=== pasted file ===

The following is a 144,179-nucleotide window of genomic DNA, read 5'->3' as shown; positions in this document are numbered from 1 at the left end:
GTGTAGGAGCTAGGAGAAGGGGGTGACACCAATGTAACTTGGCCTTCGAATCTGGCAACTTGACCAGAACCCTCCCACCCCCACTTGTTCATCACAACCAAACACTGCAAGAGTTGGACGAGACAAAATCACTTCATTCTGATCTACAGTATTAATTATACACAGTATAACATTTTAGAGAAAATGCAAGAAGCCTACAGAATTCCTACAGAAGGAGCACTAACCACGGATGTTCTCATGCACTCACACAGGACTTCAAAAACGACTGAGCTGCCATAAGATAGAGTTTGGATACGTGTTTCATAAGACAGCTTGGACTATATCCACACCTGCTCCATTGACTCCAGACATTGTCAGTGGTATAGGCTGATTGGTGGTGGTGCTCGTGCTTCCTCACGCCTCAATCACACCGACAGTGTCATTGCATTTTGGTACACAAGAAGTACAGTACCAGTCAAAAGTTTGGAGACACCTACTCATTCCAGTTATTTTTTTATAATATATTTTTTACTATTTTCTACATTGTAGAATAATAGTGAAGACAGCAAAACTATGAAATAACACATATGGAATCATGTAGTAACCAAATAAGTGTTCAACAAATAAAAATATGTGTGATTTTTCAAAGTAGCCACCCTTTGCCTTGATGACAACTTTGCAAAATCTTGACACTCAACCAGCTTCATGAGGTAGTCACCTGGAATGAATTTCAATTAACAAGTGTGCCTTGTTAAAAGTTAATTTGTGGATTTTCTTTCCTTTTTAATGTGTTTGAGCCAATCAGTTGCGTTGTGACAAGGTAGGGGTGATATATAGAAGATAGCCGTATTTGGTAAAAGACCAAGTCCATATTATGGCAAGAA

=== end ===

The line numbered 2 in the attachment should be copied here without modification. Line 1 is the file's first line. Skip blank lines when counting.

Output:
GTGTAGGAGCTAGGAGAAGGGGGTGACACCAATGTAACTTGGCCTTCGAATCTGGCAACTTGACCAGAACCCTCCCACCCCCACTTGTTCATCACAACCAAACACTGCAAGAGTTGGACGAGACAAAATCACTTCATTCTGATCTACAGTATTAATTATACACAGTATAACATTTTAGAGAAAATGCAAGAAGCCTACAGAATTCCTACAGAAGGAGCACTAACCACGGATGTTCTCATGCACTCACACAGGACTTCAAAAACGACTGAGCTGCCATAAGATAGAGTTTGGATACGTGTTTCATAAGACAGCTTGGACTATATCCACACCTGCTCCATTGACTCCAGACATTGTCAGTGGTATAGGCTGATTGGTGGTGGTGCTCGTGCTTCCTCACGCCTCAATCACACCGACAGTGTCATTGCATTTTGGTACACAAGAAGTACAGTACCAGTCAAAAGTTTGGAGACACCTACTCATTCCAGTTATTTTTTTATAATATATTTTTTACTATTTTCTACATTGTAGAATAATAGTGAAGACAGCAAAACTATGAAATAACACATATGGAATCATGTAGTAACCAAATAAGTGTTCAACAAATAAAAATATGTGTGATTTTTCAAAGTAGCCACCCTTTGCCTTGATGACAACTTTGCAAAATCTTGACACTCAACCAGCTTCATGAGGTAGTCACCTGGAATGAATTTCAATTAACAAGTGTGCCTTGTTAAAAGTTAATTTGTGGATTTTCTTTCCTTTTTAATGTGTTTGAGCCAATCAGTTGCGTTGTGACAAGGTAGGGGTGATATATAGAAGATAGCCGTATTTGGTAAAAGACCAAGTCCATATTATGGCAAGAA